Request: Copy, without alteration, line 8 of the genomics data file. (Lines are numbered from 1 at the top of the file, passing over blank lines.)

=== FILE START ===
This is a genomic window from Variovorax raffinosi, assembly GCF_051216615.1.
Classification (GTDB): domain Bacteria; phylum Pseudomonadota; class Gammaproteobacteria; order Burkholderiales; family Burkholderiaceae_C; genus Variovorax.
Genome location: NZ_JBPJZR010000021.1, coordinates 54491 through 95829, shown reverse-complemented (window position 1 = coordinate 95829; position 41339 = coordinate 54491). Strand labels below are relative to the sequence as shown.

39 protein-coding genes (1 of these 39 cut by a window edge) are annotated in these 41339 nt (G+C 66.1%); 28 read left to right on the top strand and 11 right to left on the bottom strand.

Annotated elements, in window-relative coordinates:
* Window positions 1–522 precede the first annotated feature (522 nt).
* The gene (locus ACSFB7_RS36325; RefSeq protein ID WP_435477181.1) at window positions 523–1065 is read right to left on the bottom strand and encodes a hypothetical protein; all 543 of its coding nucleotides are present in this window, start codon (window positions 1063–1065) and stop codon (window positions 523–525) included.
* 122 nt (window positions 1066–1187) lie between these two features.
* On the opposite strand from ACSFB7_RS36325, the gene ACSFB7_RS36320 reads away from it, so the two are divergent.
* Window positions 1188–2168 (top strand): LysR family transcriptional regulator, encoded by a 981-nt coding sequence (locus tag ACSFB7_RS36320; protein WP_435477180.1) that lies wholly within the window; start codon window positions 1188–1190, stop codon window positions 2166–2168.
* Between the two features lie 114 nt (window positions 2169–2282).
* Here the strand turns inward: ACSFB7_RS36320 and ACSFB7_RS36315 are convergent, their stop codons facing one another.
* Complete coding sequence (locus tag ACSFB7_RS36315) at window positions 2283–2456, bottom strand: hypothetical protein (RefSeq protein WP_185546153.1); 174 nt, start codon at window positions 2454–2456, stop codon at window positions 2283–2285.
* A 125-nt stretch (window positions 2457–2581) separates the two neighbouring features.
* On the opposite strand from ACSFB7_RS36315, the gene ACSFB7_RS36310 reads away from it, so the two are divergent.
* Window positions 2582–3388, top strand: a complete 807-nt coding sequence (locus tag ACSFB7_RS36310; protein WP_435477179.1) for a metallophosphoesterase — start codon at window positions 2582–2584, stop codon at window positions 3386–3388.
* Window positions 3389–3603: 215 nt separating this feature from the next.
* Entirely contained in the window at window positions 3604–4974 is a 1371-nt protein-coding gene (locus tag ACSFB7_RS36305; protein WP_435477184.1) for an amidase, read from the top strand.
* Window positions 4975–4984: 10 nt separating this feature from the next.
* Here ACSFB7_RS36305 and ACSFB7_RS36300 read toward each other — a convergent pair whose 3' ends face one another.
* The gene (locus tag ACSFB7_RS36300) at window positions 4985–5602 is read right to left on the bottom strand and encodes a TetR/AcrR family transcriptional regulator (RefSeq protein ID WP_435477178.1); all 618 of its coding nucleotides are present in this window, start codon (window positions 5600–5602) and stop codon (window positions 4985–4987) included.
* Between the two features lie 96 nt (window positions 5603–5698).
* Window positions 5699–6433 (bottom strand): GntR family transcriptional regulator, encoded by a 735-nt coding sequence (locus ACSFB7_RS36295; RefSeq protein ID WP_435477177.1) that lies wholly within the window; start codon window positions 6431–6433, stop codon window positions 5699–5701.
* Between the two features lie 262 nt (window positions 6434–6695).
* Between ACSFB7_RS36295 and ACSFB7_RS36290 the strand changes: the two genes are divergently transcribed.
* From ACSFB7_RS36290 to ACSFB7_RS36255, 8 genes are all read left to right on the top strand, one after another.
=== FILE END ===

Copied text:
* 122 nt (window positions 1066–1187) lie between these two features.